This paper examines two features of modern economies that are often overlooked when formally considering the welfare costs of inflation. The first is the short-term financing requirements of firms, and the second is the joint roles played by banks in providing valued liquidity services to households and in acting as financial intermediaries. Measured welfare losses of moderate inflation are seen to become quite large when firms finance their working capital expenses by issuing short-term debt, with estimates of those losses ranging to over 450 percent higher than is the case when these financing requirements are ignored. Banks are seen to mitigate substantially the welfare costs of inflation by lessening the distortions in household decisions, and by intermediating a larger share of short-term loans to firms as inflation increases.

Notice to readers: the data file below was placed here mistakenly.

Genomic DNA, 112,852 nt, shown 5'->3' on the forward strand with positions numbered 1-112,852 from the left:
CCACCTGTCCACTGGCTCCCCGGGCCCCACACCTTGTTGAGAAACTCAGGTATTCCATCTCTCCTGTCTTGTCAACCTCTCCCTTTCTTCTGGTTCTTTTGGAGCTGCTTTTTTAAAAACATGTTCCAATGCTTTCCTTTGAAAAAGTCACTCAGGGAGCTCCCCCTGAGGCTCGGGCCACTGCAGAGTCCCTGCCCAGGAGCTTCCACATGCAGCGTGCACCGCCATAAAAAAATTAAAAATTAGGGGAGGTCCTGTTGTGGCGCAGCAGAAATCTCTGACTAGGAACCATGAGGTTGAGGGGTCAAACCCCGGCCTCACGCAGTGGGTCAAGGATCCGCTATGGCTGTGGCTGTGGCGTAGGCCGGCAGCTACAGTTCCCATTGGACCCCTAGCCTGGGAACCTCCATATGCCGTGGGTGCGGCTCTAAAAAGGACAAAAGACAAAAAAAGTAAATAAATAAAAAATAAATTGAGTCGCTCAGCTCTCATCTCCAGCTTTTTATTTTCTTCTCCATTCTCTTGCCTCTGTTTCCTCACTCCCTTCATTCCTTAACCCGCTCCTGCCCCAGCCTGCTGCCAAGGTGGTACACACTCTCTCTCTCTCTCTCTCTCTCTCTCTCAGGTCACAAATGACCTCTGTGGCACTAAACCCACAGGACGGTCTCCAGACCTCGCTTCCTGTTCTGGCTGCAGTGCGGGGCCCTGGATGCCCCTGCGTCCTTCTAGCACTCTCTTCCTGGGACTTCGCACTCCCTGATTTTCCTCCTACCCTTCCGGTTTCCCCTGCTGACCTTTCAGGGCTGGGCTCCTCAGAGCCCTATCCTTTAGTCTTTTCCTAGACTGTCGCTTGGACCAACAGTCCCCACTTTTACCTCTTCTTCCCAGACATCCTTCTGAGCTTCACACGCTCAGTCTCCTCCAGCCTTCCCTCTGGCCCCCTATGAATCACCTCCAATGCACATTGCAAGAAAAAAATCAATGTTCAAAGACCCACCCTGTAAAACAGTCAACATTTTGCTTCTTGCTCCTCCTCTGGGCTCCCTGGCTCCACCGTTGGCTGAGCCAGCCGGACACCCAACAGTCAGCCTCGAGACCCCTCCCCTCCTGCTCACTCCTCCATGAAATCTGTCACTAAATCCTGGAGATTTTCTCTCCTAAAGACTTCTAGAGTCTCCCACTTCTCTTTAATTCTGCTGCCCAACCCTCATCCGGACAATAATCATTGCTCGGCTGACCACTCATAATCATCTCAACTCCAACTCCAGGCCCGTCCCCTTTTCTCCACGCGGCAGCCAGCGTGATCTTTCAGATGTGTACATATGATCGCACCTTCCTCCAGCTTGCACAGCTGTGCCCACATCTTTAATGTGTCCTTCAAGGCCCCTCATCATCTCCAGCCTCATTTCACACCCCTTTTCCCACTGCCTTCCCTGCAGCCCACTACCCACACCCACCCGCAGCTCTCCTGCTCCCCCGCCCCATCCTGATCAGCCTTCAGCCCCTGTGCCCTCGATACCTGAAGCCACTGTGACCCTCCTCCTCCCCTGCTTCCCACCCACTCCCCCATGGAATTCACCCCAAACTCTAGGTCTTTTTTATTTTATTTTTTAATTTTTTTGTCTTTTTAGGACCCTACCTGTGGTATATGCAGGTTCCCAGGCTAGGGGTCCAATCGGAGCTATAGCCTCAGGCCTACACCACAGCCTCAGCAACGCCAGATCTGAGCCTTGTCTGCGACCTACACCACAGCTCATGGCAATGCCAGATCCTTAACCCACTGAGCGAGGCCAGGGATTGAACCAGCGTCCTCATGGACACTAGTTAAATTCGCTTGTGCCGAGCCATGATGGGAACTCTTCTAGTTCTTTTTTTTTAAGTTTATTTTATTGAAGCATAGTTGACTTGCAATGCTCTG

Keywords: Financing constraints; Financial intermediation; Welfare costs of inflation
Views expressed in the paper are those of the authors and do not necessarily reflect those of the Bank of Japan or Institute for Monetary and Economic Studies.